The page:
Power and a batting eye. He sure hasn't demonstrated those skills in the majors before. He just looks like a different hitter, one who has a clue from at-bat to at-bat.

Hicks' slash line for the season, .266/.333/.387, is not eye-popping, but it's close to league average, and that's sufficient for a good-glove center fielder. He's pushed his way out of the very bottom of the lineup, hitting seventh most games, and right now there's a good case for him to move ahead of Rosario as well.

It may be another month before Buxton is a factor again, and Hicks may well revert to the weak hitter he's been until July. (He was hitting .247/.293/.301 coming into the month.) But if Hicks settles into a .270/.340/.400 groove (slightly better than his slash line to date), the Twins may well opt to give Buxton some Triple A time when his thumb is healed.

This doesn't change the long-term status of the two. Buxton is still the center fielder of the future. Hicks, however, now has his best claim ever as the center fielder of the present -- and in a pennant chase, that matters.

Monday, July 13, 2015

Contemplating the left field situation

This swing looks awkward, but
Eddie Rosario got a double
out of it at Kansas City.
About a month ago, in discussing the Twins outfield, I noted that Baseball Reference listed Eduardo Escobar as the Twins primary left fielder and declared: "If he's still so listed after the All-Star break, (Paul) Molitor is doing it wrong."

Well, we're at the All-Star break, and Eddie Rosario is now listed as the primary left fielder.

Primary, not regular. Molitor has divvied up playing time in left field to a high degree. Rosario has just three more starts and less than 40 innings more than Escobar. Five players have gotten starts in left, and four of them have more than a dozen (the other two being Shane Robinson and Oswaldo Arcia).

Arcia, of course, opened the season as the regular left fielder. He got hurt and then was optioned out to Triple A Rochester, where he has been on a home-run binge for about a week and a half. Still, he doesn't appear to be on the verge of recall. His flaws -- bad to horrid outfield defense, problems with left-handed pitching -- remain.  I think he's more likely to be traded this month than returned to Minnesota.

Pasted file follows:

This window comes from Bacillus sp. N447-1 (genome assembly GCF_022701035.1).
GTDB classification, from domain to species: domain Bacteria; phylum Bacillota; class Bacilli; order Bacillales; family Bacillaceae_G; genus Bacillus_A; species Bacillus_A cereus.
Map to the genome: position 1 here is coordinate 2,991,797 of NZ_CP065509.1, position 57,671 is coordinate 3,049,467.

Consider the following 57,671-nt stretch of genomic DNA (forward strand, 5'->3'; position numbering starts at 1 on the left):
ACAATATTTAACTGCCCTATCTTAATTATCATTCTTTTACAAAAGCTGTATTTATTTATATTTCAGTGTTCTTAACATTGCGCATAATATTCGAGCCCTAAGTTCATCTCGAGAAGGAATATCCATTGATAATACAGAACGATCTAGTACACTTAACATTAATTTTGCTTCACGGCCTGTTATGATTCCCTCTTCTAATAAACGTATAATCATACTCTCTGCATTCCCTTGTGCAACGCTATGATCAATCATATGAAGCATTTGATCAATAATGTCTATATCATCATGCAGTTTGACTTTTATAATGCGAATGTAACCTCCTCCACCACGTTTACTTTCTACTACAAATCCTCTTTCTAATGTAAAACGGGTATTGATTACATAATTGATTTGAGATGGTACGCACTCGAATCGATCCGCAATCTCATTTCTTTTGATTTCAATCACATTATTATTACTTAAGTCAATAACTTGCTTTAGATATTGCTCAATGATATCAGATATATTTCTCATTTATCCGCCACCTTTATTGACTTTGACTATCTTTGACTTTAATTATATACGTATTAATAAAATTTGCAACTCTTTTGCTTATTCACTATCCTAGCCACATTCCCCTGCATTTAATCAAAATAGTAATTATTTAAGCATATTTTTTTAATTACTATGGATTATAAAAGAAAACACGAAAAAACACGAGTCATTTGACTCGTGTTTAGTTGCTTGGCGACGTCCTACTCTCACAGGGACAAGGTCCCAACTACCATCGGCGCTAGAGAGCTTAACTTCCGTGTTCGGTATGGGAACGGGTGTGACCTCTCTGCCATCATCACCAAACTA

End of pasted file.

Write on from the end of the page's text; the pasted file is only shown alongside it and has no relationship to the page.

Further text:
Which is, in the abstract, fine by me. (What the return is in such a trade is, of course, the key to whether trading him is a good idea.) I have been claiming for months that outfield defense is a key aspect to the Twins' surprising rise in the standings, and playing both Arcia and Torii Hunter in the outfield corners is detrimental to the outfield defense. Rosario is a much better fielder than either.

But the superior defense comes at a price. While Rosario's batting average (.279) looks good, he has taken just eight walks, so his on-base percentage is barely above .300. He doesn't have Arcia's power either, and his OPS+ -- On base Plus Slugging in the context of league and home field -- is a mere 93, 7 percent below average. And while Molitor may talk up Rosario to the broadcasters as a hitter against left-handers, the early returns on him don't back it up (.239/.294/.304 in his first 52 plate appearances versus southpaws).

This summer's theme of the tension between contention and transition is well illustrated by Rosario's playing time. Keeping Rosario in the lineup is obviously good for his development. But it also probably means having a below-average bat at a position usually counted on for hitting. Rosario has spent a good deal of time hitting fifth, which is not ideal for him or the team.

Sunday, July 12, 2015

Pic of the Week

Brian Dozier brings his game-winning
home run home Friday night at Target Field.
Just another week in the life for Brian Dozier, right?

On Monday Dozier learned that he had not been selected as a reserve for the All-Star team but would be on the ballot for the "final vote" clickbait voting. That evening, he hit a walk-off homer to beat the Baltimore Orioles.

On Wednesday he popped another go-ahead home run. It was less dramatic because it didn't come in the ninth inning, but it sure did matter in the win.

On Friday he learned that he had missed the roster by that method also. That evening, he capped a remarkable ninth-inning rally -- down 6-1 going into the ninth inning -- with another walk-off homer.

And then on Saturday he was named to the All-Star team as an injury replacement for Jose Bautista. That was an imminently predictable outcome.